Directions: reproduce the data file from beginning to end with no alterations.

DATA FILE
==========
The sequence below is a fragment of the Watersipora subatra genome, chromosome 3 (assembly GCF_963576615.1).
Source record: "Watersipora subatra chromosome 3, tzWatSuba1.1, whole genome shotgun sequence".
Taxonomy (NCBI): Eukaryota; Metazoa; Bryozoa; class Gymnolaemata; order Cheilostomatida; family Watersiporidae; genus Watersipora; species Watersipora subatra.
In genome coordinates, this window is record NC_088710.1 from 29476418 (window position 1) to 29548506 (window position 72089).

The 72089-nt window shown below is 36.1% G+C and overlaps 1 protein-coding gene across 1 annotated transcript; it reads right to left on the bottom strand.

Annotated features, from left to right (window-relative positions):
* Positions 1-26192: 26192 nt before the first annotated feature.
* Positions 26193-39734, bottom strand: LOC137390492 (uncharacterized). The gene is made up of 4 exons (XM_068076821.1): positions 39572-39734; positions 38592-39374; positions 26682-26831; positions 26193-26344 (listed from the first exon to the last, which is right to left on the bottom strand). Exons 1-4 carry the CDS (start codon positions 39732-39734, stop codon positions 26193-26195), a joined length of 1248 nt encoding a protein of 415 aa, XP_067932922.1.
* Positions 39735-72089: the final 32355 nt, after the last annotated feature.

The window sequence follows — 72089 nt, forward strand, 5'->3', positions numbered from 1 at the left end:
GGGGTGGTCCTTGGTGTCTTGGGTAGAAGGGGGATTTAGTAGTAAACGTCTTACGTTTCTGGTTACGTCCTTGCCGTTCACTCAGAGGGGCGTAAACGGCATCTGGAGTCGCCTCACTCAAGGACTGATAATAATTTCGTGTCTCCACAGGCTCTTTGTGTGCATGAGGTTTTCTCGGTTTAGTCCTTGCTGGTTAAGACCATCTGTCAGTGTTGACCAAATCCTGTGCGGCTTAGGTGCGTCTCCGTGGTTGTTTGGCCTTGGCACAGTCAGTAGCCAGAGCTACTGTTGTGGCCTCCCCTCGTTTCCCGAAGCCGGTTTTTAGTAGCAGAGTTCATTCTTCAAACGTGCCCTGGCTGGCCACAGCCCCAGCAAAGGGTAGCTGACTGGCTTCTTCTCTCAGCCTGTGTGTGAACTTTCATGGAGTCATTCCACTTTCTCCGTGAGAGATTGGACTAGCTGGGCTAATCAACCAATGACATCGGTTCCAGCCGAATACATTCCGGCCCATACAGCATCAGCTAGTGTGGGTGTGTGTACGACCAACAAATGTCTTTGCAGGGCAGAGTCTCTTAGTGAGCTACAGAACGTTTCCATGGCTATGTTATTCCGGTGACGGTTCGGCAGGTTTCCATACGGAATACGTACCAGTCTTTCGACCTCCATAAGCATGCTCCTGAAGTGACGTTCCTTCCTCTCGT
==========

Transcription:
The sequence below is a fragment of the Watersipora subatra genome, chromosome 3 (assembly GCF_963576615.1).
Source record: "Watersipora subatra chromosome 3, tzWatSuba1.1, whole genome shotgun sequence".
Taxonomy (NCBI): Eukaryota; Metazoa; Bryozoa; class Gymnolaemata; order Cheilostomatida; family Watersiporidae; genus Watersipora; species Watersipora subatra.
In genome coordinates, this window is record NC_088710.1 from 29476418 (window position 1) to 29548506 (window position 72089).

The 72089-nt window shown below is 36.1% G+C and overlaps 1 protein-coding gene across 1 annotated transcript; it reads right to left on the bottom strand.

Annotated features, from left to right (window-relative positions):
* Positions 1-26192: 26192 nt before the first annotated feature.
* Positions 26193-39734, bottom strand: LOC137390492 (uncharacterized). The gene is made up of 4 exons (XM_068076821.1): positions 39572-39734; positions 38592-39374; positions 26682-26831; positions 26193-26344 (listed from the first exon to the last, which is right to left on the bottom strand). Exons 1-4 carry the CDS (start codon positions 39732-39734, stop codon positions 26193-26195), a joined length of 1248 nt encoding a protein of 415 aa, XP_067932922.1.
* Positions 39735-72089: the final 32355 nt, after the last annotated feature.

The window sequence follows — 72089 nt, forward strand, 5'->3', positions numbered from 1 at the left end:
GGGGTGGTCCTTGGTGTCTTGGGTAGAAGGGGGATTTAGTAGTAAACGTCTTACGTTTCTGGTTACGTCCTTGCCGTTCACTCAGAGGGGCGTAAACGGCATCTGGAGTCGCCTCACTCAAGGACTGATAATAATTTCGTGTCTCCACAGGCTCTTTGTGTGCATGAGGTTTTCTCGGTTTAGTCCTTGCTGGTTAAGACCATCTGTCAGTGTTGACCAAATCCTGTGCGGCTTAGGTGCGTCTCCGTGGTTGTTTGGCCTTGGCACAGTCAGTAGCCAGAGCTACTGTTGTGGCCTCCCCTCGTTTCCCGAAGCCGGTTTTTAGTAGCAGAGTTCATTCTTCAAACGTGCCCTGGCTGGCCACAGCCCCAGCAAAGGGTAGCTGACTGGCTTCTTCTCTCAGCCTGTGTGTGAACTTTCATGGAGTCATTCCACTTTCTCCGTGAGAGATTGGACTAGCTGGGCTAATCAACCAATGACATCGGTTCCAGCCGAATACATTCCGGCCCATACAGCATCAGCTAGTGTGGGTGTGTGTACGACCAACAAATGTCTTTGCAGGGCAGAGTCTCTTAGTGAGCTACAGAACGTTTCCATGGCTATGTTATTCCGGTGACGGTTCGGCAGGTTTCCATACGGAATACGTACCAGTCTTTCGACCTCCATAAGCATGCTCCTGAAGTGACGTTCCTTCCTCTCGT